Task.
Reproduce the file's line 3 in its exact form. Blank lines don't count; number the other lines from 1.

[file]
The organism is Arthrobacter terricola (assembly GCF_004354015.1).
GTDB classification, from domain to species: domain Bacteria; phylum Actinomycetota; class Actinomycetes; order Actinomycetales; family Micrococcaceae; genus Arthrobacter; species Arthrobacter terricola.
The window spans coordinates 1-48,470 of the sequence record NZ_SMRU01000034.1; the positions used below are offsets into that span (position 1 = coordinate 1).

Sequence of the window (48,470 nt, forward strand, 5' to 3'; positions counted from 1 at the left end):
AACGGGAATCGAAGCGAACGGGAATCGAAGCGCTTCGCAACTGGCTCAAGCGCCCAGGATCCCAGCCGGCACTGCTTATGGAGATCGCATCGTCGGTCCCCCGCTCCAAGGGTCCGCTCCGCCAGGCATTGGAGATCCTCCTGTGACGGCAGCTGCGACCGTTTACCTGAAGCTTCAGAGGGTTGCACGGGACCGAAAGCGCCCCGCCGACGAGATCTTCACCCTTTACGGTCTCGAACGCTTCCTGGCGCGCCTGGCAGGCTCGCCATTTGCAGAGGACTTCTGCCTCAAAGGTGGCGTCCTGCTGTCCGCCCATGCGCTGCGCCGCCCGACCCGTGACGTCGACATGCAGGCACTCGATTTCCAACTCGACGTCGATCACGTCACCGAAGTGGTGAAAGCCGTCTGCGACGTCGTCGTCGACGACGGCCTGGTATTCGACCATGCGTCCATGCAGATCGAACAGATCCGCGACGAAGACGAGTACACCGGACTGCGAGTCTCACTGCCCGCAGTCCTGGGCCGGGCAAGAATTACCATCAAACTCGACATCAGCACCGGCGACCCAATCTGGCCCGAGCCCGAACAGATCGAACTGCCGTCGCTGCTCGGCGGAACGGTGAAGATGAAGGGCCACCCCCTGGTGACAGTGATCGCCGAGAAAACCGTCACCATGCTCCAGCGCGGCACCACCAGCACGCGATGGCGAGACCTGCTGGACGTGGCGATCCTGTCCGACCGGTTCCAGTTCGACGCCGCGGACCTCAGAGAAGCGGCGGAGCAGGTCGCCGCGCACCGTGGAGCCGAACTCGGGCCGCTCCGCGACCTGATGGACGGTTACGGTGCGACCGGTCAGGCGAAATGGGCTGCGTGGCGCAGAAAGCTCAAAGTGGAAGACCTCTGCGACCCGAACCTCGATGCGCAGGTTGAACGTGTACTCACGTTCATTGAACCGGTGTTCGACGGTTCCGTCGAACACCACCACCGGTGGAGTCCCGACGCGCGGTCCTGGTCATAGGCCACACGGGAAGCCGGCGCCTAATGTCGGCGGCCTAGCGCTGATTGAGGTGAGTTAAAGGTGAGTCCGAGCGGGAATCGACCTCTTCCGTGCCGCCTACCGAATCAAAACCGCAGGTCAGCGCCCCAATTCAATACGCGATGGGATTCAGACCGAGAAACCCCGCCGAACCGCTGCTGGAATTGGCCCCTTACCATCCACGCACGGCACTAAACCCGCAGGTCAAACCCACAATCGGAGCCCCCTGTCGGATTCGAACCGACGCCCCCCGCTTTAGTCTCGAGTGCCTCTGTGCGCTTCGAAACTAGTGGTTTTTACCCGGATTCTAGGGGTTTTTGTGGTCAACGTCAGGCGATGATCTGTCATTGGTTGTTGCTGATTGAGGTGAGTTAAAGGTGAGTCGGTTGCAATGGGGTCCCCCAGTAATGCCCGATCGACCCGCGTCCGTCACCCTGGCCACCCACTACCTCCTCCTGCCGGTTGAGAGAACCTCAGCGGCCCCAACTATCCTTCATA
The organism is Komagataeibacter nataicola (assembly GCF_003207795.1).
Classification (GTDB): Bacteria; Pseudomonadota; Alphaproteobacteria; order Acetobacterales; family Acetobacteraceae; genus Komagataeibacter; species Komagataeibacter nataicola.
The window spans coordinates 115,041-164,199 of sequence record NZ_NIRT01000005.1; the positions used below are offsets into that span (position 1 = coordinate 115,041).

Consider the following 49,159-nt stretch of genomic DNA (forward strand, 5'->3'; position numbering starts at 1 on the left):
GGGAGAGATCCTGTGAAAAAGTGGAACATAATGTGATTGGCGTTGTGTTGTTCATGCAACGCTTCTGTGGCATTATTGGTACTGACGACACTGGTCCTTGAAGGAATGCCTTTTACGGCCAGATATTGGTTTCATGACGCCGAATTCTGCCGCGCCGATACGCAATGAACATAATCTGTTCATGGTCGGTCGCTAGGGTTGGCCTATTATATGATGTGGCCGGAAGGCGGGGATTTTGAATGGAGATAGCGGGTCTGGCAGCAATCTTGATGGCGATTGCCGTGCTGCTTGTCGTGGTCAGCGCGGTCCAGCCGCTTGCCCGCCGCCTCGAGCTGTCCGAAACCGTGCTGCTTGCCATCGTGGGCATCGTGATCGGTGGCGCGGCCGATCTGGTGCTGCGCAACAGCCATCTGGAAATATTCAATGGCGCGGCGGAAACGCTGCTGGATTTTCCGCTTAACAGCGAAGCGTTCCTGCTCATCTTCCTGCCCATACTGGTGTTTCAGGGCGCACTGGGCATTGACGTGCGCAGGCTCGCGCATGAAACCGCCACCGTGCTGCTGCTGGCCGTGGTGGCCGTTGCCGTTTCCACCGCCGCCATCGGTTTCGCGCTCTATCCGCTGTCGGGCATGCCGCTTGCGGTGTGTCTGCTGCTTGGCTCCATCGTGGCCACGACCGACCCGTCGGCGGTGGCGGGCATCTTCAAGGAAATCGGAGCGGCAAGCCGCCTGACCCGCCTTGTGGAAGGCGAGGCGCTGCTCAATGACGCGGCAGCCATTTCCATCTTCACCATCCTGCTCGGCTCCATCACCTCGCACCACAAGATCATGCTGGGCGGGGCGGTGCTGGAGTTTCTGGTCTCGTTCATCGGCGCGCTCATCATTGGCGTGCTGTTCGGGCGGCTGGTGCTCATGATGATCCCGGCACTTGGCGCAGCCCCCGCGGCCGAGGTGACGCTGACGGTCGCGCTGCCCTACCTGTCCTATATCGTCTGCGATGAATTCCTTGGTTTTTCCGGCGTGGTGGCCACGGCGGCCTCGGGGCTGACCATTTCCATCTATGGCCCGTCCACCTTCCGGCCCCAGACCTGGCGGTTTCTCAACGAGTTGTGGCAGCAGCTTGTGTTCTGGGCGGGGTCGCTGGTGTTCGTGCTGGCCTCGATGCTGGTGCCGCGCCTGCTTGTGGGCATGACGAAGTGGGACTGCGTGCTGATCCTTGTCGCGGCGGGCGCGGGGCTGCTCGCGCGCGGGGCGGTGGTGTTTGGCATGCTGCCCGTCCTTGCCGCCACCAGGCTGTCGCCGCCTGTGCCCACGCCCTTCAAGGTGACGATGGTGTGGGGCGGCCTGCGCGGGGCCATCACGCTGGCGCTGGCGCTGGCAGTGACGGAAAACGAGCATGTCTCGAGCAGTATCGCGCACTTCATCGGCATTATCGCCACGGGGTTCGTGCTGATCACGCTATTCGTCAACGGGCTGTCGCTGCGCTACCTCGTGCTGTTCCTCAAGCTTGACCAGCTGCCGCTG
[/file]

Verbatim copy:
The window spans coordinates 1-48,470 of the sequence record NZ_SMRU01000034.1; the positions used below are offsets into that span (position 1 = coordinate 1).